Notes:
A single large fb growing on a sandy bank of Coopers Road.

Images

Proposed Names

-13% (3)
Recognized by sight
31% (2)
Recognized by sight: Based on Rachel Swenie’s research, all North American Hydnum species other than H. albidum and H. albomagnum are unnamed North American endemics.
47% (2)
Used references: 2018 Niskanen et al. Hydnum paper
56% (1)
Recognized by sight: Orange to brown cap, decurrent spines
Used references: Swenie, R. A., Baroni, T. J., & Matheny, P. B. (2018). Six new species and reports of Hydnum (Cantharellales) from eastern North America. MycoKeys.

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= Observer’s choice
= Current consensus

Comments

Add Comment
Good point about quality of research material, Igor.
By: Dave W (Dave W)
2017-10-08 11:40:03 CDT (-0400)

As with toothless and spineless ones, infertile hedgehogs need not apply!

‘Spineless hedgehogs’…
By: I. G. Safonov (IGSafonov)
2017-10-08 11:28:28 CDT (-0400)

…could be a better term. :-) Usually there is a lot of flavor in the hymenium of boletes, not so sure about the spines of Hydnum though. Re the loss of spines, I was referring to the fact that, as far as I know, hymenium is the part usually submitted for DNA sequencing.

Thanks, Django.
By: Dave W (Dave W)
2017-10-08 10:56:52 CDT (-0400)

I’ll wait until new names are available before changing my “repandum” observations.

H. albomagnum is an eastern species
By: Django Grootmyers (heelsplitter)
2017-10-08 10:37:15 CDT (-0400)

Maybe promarily a southeasterrn one though. There’s also an unnamed southeastern species that looks exactly like H. albidum.

Ha! Toothless hedgehogs…
By: Dave W (Dave W)
2017-10-08 08:20:08 CDT (-0400)

Seemingly destined to become roadkill, they never live long enough to lose their teeth.

IMO the mushrooms are better eaten when the spines are scraped off prior to cooking. They seem to not be very good to eat after dehydration.

Django, do you know anything about albomagnum? Maybe it’s a western species? I think I know what albidum is… obs 244547. Igor, you know the spot where I found these.

As for the big beigey ones, I have also found what I believe is the same species rarely under hemlock (in small numbers, no photos!). I think these obs 253657 may be the same species, just younger fruit bodies. These, obs 286608 found in a conifer dominated area, also look pretty similar. However, the ones I find under conifers are generally smaller and more orangey.

So I suppose this type obs 108564 is an unnamed NA species.

I think I remember having received a research request for Hydnum awhile back… may have been Rachel. Alan contacted me personally with his request, which was only a month or so ago. So, Alan definitely gets samples. Most of my collections include enough material for a few useful samples. If Rachel contacts me, she gets a piece of the hedgehog action. I’ll mail all my Hydnum material on the same day, after the season for these type mushrooms has most likely ended.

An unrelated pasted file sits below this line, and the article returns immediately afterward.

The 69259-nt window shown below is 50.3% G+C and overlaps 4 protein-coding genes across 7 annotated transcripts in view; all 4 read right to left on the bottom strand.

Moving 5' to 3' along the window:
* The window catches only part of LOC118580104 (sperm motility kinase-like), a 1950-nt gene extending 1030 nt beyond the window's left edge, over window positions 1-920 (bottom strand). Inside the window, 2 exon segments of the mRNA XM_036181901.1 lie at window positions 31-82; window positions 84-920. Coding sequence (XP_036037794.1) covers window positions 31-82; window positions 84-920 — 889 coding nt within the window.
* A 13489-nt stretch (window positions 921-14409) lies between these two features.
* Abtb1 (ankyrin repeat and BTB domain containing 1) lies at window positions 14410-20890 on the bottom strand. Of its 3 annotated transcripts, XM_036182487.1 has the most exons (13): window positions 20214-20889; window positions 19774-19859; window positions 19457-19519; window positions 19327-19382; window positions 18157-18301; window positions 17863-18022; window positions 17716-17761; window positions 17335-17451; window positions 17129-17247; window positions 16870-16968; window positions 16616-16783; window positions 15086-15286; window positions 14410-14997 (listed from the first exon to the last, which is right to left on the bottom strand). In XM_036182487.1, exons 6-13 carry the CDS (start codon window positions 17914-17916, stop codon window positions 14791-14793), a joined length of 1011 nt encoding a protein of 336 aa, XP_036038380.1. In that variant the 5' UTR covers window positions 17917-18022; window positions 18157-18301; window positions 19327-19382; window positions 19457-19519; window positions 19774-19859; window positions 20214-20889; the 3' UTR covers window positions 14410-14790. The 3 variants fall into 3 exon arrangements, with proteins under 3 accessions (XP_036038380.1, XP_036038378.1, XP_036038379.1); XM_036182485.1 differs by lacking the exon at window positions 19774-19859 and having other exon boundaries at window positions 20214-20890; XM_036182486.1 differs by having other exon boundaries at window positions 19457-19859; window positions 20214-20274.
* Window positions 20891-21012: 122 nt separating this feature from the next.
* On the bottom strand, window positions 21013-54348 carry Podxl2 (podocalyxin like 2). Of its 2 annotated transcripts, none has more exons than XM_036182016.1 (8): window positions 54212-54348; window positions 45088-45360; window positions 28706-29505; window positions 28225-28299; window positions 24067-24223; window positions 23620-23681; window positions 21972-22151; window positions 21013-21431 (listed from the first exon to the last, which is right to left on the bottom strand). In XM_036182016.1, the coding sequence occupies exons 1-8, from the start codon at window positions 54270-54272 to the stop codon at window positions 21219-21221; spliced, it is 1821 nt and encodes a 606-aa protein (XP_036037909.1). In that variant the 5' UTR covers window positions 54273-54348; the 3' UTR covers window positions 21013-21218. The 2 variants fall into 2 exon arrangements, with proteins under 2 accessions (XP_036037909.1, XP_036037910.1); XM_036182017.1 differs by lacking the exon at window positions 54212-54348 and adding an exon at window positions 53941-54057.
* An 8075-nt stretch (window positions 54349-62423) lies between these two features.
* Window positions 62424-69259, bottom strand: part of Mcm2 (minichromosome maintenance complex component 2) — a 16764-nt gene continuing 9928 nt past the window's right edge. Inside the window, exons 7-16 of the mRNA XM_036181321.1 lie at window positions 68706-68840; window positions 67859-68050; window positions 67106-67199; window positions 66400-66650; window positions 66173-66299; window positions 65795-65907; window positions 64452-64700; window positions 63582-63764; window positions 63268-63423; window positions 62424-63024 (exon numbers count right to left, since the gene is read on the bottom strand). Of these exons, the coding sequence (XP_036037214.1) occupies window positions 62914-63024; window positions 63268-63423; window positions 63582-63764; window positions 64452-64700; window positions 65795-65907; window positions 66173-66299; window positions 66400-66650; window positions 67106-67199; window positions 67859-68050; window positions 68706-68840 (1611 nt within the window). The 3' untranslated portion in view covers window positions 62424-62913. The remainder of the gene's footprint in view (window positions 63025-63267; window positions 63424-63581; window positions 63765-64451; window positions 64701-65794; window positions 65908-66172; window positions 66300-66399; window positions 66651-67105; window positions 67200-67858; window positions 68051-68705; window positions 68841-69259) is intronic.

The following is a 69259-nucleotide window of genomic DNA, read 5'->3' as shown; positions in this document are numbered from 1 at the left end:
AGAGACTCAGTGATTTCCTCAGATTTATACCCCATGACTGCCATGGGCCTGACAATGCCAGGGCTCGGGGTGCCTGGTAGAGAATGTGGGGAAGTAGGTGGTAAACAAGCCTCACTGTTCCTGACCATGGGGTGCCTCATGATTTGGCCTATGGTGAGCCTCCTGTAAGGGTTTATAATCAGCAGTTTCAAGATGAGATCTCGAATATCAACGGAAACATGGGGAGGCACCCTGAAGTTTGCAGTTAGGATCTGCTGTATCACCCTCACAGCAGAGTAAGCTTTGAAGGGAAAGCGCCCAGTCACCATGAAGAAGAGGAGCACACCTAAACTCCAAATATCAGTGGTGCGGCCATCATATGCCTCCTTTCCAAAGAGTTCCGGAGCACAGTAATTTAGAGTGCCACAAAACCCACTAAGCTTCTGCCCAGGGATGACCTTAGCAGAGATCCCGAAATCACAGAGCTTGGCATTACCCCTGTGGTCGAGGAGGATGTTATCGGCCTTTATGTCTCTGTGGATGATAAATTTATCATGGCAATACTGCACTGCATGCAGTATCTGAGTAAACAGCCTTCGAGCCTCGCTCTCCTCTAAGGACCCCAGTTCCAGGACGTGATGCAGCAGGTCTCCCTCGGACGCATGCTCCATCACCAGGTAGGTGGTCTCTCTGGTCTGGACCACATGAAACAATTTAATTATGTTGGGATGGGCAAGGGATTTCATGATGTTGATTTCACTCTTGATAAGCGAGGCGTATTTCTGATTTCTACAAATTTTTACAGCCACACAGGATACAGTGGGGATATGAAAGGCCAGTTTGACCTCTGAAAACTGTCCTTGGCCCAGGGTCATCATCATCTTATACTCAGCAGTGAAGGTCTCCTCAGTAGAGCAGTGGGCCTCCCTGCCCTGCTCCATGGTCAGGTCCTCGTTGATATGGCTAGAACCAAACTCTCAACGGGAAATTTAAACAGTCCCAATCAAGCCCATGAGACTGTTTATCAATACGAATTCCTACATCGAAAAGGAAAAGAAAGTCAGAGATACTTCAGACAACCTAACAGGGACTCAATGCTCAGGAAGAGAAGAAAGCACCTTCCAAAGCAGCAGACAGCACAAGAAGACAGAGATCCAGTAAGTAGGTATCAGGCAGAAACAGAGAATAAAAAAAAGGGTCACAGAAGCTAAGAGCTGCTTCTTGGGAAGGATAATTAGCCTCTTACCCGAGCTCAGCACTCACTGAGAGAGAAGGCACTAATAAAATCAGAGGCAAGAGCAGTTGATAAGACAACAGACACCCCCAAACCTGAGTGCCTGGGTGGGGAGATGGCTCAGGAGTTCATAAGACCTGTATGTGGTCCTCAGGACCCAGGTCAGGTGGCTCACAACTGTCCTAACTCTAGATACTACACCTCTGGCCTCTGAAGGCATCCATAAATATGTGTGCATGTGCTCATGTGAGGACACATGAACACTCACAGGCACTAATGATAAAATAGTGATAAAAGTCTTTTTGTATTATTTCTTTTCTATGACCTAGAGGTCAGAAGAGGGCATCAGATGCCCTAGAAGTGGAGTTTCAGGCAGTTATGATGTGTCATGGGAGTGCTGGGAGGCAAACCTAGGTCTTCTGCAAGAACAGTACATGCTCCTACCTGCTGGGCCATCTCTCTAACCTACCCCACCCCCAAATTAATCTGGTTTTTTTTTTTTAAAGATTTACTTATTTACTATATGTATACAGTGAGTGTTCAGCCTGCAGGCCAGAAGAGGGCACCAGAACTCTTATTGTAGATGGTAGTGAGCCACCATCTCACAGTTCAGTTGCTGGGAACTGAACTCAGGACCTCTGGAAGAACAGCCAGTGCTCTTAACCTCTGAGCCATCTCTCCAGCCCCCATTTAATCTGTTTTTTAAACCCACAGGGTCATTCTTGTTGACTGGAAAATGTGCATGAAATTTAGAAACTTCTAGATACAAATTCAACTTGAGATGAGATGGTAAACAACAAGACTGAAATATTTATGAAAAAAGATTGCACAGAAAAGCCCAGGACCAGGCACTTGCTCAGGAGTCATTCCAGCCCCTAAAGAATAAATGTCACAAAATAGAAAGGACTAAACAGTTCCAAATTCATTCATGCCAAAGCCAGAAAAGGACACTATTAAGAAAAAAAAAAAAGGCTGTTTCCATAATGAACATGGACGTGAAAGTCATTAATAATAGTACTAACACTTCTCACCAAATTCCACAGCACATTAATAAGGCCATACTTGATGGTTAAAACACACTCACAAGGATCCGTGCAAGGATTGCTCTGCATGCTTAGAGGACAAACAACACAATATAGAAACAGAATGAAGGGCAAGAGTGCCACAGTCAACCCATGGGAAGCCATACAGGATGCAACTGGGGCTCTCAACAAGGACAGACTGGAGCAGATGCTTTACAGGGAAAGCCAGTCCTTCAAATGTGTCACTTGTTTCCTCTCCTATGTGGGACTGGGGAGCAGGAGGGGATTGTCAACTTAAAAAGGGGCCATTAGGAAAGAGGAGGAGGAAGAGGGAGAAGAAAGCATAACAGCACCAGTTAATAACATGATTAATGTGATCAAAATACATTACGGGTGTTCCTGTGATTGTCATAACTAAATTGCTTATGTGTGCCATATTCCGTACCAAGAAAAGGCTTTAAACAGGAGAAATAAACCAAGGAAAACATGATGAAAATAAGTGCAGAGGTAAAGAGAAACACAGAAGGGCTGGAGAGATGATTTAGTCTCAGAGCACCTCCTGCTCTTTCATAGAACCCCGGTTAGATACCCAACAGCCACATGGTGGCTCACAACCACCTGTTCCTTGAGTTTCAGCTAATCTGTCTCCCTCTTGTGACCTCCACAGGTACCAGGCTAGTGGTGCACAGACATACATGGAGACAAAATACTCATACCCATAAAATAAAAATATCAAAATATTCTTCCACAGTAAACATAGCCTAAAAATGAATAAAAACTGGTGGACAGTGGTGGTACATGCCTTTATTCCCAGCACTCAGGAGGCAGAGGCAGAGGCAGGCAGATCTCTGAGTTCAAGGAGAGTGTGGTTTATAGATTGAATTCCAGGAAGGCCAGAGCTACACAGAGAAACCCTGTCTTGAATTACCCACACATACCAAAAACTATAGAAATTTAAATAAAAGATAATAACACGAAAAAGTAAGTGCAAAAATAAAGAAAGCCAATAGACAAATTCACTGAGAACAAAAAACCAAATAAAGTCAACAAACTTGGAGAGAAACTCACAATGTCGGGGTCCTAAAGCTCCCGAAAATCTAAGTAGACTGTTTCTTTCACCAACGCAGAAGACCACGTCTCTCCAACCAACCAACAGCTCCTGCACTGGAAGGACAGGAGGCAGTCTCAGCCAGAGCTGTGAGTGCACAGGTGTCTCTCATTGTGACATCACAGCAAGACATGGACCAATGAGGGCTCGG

Hedgehogs…
By: I. G. Safonov (IGSafonov)
2017-10-07 10:46:30 CDT (-0400)

…are not at all common in the Pine Barrens, if memory serves. I have only one other observation, obs 224623 made in December (!), and I also recall making another collection of a gigantic fb a few years prior to that, but there might have been other encounters. It would be interesting to check NJMA cumulative foray records to learn about the distribution, frequency and fruiting season of our Hydnum collections in the Garden State. One place where I’ve seen in with clockwork regularity is the hemlock-dominated Stokes State Forest up in NW Jersey.
I wonder, Dave, if yours and mine are different owing to the habitat. Unfortunately, I didn’t save this collection even though I took it home. No, I didn’t eat it, just kinda forgot about it. I recall these don’t dry well – the teeth easily fall off. Who wants to deal with ‘toothless hedgehogs’? :-)

Send them to Rachel Swenie
By: Django Grootmyers (heelsplitter)
2017-10-07 10:44:13 CDT (-0400)

She’s currently studying them and will be publishing some papers on them at some point.

H. albomagnum is much paler than these.

First I’ve heard the name H. albomagnum.
By: Dave W (Dave W)
2017-10-07 10:11:20 CDT (-0400)

But I surmise from the root meanings that this refers to a large pale type. I’ve been collecting a large pale hedgehog for years (not white, beigey-orangish without the vividly orange cap), and calling it repandum… for lack of better name obs 175696. Probably the same species as what is seen here.

Guess I’m gonna havta train myself to refrain from using the name “repandum”. Alan Rockerfeller mentioned to me that he’s interested in studying the NA Hydnum. So, it may be useful to preserve material. I’ve got a few collections ready for him.